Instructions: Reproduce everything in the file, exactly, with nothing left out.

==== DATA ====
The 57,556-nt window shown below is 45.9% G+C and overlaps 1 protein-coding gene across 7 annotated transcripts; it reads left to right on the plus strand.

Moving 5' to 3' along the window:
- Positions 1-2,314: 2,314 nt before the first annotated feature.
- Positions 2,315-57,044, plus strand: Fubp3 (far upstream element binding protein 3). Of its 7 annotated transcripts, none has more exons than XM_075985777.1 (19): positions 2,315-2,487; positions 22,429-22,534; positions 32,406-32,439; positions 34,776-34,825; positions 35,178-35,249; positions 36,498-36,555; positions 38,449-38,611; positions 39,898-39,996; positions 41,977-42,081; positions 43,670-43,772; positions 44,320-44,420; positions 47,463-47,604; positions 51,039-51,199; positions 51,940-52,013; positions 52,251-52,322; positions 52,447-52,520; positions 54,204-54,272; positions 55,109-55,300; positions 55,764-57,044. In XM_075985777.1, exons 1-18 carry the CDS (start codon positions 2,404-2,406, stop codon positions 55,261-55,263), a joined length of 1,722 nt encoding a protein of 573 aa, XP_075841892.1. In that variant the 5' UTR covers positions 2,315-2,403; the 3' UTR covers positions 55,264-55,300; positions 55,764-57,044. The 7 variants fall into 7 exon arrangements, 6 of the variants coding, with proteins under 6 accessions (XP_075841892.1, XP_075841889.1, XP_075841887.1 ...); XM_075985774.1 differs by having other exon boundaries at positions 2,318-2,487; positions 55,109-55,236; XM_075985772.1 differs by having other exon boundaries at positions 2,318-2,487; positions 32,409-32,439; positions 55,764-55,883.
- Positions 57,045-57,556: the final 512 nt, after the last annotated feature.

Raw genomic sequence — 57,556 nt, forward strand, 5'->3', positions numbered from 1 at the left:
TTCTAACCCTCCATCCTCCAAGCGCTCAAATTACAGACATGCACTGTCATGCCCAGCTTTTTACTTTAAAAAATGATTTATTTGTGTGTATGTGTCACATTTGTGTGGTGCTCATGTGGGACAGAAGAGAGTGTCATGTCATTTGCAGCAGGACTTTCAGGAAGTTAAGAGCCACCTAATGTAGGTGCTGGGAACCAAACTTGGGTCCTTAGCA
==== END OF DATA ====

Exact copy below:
The 57,556-nt window shown below is 45.9% G+C and overlaps 1 protein-coding gene across 7 annotated transcripts; it reads left to right on the plus strand.

Moving 5' to 3' along the window:
- Positions 1-2,314: 2,314 nt before the first annotated feature.
- Positions 2,315-57,044, plus strand: Fubp3 (far upstream element binding protein 3). Of its 7 annotated transcripts, none has more exons than XM_075985777.1 (19): positions 2,315-2,487; positions 22,429-22,534; positions 32,406-32,439; positions 34,776-34,825; positions 35,178-35,249; positions 36,498-36,555; positions 38,449-38,611; positions 39,898-39,996; positions 41,977-42,081; positions 43,670-43,772; positions 44,320-44,420; positions 47,463-47,604; positions 51,039-51,199; positions 51,940-52,013; positions 52,251-52,322; positions 52,447-52,520; positions 54,204-54,272; positions 55,109-55,300; positions 55,764-57,044. In XM_075985777.1, exons 1-18 carry the CDS (start codon positions 2,404-2,406, stop codon positions 55,261-55,263), a joined length of 1,722 nt encoding a protein of 573 aa, XP_075841892.1. In that variant the 5' UTR covers positions 2,315-2,403; the 3' UTR covers positions 55,264-55,300; positions 55,764-57,044. The 7 variants fall into 7 exon arrangements, 6 of the variants coding, with proteins under 6 accessions (XP_075841892.1, XP_075841889.1, XP_075841887.1 ...); XM_075985774.1 differs by having other exon boundaries at positions 2,318-2,487; positions 55,109-55,236; XM_075985772.1 differs by having other exon boundaries at positions 2,318-2,487; positions 32,409-32,439; positions 55,764-55,883.
- Positions 57,045-57,556: the final 512 nt, after the last annotated feature.

Raw genomic sequence — 57,556 nt, forward strand, 5'->3', positions numbered from 1 at the left:
TTCTAACCCTCCATCCTCCAAGCGCTCAAATTACAGACATGCACTGTCATGCCCAGCTTTTTACTTTAAAAAATGATTTATTTGTGTGTATGTGTCACATTTGTGTGGTGCTCATGTGGGACAGAAGAGAGTGTCATGTCATTTGCAGCAGGACTTTCAGGAAGTTAAGAGCCACCTAATGTAGGTGCTGGGAACCAAACTTGGGTCCTTAGCA